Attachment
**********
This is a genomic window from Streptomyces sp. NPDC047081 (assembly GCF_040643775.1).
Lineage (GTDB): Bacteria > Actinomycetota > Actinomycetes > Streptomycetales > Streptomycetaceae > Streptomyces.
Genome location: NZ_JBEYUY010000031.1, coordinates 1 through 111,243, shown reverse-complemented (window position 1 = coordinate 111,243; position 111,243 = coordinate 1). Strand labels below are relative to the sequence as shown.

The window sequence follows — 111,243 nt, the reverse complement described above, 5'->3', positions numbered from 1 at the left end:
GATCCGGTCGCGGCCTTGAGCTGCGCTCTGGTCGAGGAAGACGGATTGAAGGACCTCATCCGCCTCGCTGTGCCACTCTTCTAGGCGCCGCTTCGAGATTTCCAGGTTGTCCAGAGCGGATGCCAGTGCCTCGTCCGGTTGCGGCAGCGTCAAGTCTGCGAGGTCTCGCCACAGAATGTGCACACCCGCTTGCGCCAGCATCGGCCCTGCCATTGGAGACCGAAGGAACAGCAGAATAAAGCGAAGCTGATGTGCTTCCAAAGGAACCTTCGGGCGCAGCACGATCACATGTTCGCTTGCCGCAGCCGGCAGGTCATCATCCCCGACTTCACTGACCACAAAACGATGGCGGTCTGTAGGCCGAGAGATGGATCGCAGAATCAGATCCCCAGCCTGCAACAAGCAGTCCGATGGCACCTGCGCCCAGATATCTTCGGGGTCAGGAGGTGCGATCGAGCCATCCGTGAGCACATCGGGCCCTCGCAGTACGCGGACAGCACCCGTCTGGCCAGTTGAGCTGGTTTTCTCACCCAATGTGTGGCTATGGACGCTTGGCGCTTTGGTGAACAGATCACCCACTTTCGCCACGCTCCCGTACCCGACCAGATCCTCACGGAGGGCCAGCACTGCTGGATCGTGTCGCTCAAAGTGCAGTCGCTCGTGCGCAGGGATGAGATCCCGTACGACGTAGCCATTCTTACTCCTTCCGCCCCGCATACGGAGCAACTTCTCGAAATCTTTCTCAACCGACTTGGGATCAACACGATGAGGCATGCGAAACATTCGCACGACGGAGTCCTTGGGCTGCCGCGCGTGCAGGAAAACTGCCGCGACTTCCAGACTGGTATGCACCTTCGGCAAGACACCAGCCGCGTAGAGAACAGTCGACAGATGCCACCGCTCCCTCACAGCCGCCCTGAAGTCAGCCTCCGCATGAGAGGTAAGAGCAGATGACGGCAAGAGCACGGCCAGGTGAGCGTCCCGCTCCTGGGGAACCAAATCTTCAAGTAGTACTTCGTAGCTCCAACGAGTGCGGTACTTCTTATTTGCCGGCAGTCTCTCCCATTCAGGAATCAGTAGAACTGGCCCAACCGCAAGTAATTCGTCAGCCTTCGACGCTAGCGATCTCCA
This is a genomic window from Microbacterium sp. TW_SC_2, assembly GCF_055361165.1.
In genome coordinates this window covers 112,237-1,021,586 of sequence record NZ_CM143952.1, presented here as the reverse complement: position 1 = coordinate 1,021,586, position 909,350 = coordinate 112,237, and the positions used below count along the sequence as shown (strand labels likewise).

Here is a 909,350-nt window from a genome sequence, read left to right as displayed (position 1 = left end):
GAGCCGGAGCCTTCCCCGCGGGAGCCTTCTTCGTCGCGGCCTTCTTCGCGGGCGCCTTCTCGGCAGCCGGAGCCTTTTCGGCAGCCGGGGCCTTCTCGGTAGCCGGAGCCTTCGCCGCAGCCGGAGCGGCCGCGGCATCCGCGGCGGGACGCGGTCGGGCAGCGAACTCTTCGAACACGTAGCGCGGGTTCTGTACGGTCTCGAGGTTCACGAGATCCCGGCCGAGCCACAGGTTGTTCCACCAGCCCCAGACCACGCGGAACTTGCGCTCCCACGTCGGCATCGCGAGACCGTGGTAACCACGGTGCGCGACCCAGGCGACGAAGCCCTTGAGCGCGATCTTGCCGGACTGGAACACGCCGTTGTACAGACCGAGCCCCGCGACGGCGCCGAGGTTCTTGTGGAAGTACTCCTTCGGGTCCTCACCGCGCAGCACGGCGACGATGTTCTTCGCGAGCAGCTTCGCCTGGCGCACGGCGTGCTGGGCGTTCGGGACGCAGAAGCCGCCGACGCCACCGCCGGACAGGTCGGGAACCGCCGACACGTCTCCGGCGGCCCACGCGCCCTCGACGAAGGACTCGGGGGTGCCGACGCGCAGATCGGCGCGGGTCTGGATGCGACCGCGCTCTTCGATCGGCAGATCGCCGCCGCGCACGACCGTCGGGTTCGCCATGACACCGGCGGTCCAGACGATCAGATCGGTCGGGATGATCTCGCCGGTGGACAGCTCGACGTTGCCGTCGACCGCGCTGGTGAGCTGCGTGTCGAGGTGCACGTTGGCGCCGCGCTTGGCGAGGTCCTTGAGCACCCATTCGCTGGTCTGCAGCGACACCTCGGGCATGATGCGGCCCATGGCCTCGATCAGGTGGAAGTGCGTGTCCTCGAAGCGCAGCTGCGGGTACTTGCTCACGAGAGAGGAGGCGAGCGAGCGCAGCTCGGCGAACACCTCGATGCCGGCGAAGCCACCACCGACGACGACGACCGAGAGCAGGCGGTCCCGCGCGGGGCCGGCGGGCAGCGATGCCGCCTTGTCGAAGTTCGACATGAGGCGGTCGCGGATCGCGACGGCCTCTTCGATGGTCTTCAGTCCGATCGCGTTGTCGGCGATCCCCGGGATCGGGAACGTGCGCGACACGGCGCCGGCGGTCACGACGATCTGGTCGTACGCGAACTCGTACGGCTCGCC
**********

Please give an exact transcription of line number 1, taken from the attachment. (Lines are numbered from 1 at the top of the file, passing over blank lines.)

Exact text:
This is a genomic window from Streptomyces sp. NPDC047081 (assembly GCF_040643775.1).